The leaders effectively have until January 15, 2014 to reach an agreement. The agreement to reopen the government did so through January 15, 2014 and it also increased borrowing authority through February 7, 2014 to meet prior federal obligations. Because the conference will be considering entitlement program reform, it could impact the farm bill conference that is occurring at the same time.

USDA October Crop Reports Cancelled
By Stephen Frerichs

USDA’s Crop Production and Cotton Ginnings reports and the World Agricultural Supply and Demand Estimates scheduled for October 11th are canceled. The next scheduled release for these reports is November 8, 2013. Additionally, NASS’s Crop Progress reports scheduled for October 7th and 15th are cancelled. NASS’s Cattle on Feed and Peanut Prices reports scheduled for October 18th are postponed. While the government shutdown has ended, NASS has not been able to engage in the necessary data collection and analysis over the past few weeks while the government was shutdown.

Farm Bill Conferees
By Stephen Frerichs

The House formally named its farm bill conferees on October 12 and officially requested a conference with the Senate setting in motion the possible completion of the farm bill this year.  House Agriculture Committee Chairman Lucas will chair the conference meaning the House version will be the base text of the farm bill.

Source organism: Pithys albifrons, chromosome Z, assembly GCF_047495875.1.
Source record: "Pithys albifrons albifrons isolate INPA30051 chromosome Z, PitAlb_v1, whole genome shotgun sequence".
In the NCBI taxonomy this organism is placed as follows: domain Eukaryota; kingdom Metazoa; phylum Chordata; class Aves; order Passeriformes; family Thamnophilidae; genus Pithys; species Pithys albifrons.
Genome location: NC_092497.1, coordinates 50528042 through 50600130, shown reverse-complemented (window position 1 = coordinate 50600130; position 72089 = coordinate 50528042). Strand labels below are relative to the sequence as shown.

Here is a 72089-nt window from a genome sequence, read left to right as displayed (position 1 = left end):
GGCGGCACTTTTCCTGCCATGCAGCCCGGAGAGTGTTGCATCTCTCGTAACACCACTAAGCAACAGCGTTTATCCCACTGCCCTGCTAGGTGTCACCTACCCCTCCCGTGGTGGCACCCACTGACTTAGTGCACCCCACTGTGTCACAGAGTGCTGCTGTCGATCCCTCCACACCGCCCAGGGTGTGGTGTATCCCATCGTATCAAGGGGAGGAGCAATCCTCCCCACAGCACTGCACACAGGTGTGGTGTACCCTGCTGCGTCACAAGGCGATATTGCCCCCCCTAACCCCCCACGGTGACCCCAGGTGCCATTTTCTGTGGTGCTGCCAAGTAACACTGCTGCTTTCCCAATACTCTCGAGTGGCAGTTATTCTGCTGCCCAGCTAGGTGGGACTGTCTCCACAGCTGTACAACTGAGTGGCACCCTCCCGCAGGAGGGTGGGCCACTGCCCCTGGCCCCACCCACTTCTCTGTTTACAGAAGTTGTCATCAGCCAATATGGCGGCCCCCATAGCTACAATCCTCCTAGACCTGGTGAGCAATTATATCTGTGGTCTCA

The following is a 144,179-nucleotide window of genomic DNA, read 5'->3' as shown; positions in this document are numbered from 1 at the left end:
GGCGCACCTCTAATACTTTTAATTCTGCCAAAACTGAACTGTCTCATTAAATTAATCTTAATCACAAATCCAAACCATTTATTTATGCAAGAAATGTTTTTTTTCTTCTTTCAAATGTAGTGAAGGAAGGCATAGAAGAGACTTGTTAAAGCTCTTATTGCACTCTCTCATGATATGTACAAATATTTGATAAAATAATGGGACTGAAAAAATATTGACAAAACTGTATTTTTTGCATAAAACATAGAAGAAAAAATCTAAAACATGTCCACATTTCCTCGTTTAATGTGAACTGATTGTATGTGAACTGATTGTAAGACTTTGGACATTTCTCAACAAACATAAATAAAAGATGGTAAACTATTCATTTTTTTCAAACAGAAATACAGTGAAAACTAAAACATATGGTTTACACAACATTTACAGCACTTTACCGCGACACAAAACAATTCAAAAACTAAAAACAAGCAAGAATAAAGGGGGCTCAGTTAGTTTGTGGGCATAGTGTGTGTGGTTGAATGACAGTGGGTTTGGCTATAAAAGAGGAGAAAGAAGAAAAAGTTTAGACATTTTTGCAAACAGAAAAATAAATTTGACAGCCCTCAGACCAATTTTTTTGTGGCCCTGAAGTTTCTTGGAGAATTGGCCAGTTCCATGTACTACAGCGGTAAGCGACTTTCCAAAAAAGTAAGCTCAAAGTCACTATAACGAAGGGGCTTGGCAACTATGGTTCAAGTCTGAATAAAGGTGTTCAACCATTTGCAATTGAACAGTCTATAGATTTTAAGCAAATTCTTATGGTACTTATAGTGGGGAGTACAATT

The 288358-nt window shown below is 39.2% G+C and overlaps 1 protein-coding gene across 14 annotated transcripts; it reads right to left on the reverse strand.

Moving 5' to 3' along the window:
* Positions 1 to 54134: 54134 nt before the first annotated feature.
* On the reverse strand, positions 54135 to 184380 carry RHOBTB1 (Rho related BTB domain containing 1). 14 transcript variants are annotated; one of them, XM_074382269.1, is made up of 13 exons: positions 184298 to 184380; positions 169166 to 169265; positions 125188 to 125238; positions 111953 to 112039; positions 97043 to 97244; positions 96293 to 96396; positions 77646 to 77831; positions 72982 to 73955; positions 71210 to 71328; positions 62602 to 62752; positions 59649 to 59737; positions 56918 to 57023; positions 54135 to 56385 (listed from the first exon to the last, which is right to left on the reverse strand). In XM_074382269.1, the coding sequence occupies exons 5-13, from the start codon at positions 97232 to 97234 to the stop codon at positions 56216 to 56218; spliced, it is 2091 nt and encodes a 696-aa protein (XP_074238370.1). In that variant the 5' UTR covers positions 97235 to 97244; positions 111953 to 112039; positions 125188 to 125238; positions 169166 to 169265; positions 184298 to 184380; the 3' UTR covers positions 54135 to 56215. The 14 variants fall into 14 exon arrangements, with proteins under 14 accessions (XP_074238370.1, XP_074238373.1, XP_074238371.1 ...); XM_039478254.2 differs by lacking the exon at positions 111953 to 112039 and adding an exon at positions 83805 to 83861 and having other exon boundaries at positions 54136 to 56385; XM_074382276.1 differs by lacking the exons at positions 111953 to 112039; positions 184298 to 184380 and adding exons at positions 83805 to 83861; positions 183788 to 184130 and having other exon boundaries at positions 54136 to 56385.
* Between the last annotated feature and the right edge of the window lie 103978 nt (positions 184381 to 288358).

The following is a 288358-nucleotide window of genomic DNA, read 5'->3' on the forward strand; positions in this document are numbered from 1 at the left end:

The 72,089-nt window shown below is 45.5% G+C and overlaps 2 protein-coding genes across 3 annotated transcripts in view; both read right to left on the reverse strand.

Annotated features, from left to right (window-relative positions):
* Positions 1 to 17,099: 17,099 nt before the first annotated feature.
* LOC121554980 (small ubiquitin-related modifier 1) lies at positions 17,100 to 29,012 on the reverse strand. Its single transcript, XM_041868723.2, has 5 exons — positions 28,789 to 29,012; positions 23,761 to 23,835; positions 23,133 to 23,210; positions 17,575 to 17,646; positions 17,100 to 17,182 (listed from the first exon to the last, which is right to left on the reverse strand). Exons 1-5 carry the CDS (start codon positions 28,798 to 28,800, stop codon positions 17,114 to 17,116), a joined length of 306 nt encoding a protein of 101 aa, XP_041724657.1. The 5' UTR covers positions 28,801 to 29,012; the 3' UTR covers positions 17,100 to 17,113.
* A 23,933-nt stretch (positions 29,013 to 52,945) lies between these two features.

The House Conferees are:

Republican: Chairman Frank Lucas (OK), Steve King (IA), Randy Neugebauer (TX), Mike Rogers (AL), Michael Conaway (TX), Glenn Thompson (PA), Austin Scott (GA), Rick Crawford (AR), Martha Roby (AL), Kristi Noem (SD), Jeff Denham (CA), Rodney Davis (IL) and Steve Southerland (FL).

In addition related to trade and tax issues only:  Ed Royce (CA), Tom Marino (PA.), Dave Camp (MI) and Sam Johnson (TX)

Democrats:  Ranking Member Collin Peterson (MN), Mike McIntyre (NC), Jim Costa (CA), Tim Walz (MN.), Kurt Schrader (OR), Jim McGovern (MA), Suzan DelBene (WA), Gloria Negrete McLeod (CA), Filemon Vela (TX), and Marsha Fudge (OH).

In addition related to trade and tax issues only: Eliot Engel (NY) and Sandy Levin (MI)

The Senate Conferees are:

Democrats

  • Senate Agriculture Committee Chairman Debbie Stabenow of Michigan
  • Sen. Patrick Leahy of Vermont
  • Sen. Tom Harkin of Iowa
  • Sen. Max Baucus of Montana
  • Sen. Sherrod Brown of Ohio
  • Sen. Amy Klobuchar of Minnesota
  • Sen. Michael Bennet of Colorado

Republicans